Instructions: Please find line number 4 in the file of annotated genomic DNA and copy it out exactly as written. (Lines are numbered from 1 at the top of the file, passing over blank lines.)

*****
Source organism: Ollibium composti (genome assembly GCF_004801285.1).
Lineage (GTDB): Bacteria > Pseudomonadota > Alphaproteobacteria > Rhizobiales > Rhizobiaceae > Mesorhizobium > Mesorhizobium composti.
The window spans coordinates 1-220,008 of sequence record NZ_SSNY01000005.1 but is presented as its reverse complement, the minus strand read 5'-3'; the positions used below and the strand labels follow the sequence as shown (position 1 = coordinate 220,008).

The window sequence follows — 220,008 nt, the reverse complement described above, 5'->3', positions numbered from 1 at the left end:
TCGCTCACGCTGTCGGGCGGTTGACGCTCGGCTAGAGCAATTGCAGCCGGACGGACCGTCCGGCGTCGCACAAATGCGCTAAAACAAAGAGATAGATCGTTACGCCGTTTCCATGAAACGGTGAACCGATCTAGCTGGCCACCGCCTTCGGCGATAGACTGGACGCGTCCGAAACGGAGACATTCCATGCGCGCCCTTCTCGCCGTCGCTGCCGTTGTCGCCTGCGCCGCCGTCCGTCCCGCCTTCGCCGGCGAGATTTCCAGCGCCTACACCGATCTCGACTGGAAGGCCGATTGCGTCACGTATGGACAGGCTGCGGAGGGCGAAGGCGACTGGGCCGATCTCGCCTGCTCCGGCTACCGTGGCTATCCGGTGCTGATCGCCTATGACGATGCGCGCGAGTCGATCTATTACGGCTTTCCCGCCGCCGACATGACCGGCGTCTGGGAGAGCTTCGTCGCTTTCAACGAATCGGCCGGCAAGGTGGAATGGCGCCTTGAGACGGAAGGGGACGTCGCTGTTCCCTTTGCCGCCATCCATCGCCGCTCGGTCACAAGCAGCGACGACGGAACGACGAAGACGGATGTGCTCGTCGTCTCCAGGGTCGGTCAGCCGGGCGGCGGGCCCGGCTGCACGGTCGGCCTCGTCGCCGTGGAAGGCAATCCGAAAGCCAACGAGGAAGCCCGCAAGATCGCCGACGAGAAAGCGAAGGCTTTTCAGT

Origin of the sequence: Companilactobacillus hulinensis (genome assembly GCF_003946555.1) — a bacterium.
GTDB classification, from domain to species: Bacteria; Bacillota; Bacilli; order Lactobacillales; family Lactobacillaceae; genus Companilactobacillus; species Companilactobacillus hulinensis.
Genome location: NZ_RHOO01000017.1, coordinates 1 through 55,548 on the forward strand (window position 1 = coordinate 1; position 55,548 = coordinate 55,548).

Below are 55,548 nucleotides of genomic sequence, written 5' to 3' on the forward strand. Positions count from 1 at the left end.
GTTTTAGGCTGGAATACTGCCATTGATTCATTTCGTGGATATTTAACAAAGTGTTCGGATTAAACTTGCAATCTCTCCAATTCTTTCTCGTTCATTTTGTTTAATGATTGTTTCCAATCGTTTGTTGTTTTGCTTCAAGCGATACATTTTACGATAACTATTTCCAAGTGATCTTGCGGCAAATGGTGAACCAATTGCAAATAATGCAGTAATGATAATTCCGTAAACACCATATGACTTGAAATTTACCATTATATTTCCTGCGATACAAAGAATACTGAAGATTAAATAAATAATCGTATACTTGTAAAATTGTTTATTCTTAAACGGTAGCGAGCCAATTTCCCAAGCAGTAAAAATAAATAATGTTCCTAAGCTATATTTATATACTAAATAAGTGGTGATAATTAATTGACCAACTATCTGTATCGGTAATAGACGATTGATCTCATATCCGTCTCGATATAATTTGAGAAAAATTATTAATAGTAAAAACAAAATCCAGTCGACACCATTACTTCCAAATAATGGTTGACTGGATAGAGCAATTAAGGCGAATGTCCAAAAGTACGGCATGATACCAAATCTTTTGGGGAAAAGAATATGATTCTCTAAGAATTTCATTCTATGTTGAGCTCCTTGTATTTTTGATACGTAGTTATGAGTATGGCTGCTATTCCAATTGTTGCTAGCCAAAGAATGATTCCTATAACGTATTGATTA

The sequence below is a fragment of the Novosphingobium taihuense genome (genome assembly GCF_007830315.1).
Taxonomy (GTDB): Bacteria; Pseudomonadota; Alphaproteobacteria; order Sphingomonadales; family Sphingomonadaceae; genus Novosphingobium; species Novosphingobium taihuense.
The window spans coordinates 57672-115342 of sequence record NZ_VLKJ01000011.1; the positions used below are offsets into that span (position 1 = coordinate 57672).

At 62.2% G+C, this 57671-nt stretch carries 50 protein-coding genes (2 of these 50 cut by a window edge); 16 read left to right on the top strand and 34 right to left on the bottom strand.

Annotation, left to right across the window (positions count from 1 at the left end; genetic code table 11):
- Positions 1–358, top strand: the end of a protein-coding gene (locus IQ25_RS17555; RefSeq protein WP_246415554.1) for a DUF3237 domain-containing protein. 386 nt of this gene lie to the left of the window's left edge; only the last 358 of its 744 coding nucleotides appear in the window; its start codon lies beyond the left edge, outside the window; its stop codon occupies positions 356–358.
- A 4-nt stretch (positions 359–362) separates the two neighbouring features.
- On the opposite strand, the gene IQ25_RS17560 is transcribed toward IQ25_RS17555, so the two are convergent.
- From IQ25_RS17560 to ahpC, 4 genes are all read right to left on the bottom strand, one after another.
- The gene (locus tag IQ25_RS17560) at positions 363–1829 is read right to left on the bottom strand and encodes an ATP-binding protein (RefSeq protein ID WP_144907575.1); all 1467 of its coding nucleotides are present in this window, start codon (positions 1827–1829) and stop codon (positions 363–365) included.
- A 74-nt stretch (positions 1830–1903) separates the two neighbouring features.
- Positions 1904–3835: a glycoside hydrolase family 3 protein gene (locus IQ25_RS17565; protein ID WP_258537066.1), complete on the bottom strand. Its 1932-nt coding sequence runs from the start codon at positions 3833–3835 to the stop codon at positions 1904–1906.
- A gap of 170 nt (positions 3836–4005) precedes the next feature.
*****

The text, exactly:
The window sequence follows — 220,008 nt, the reverse complement described above, 5'->3', positions numbered from 1 at the left end: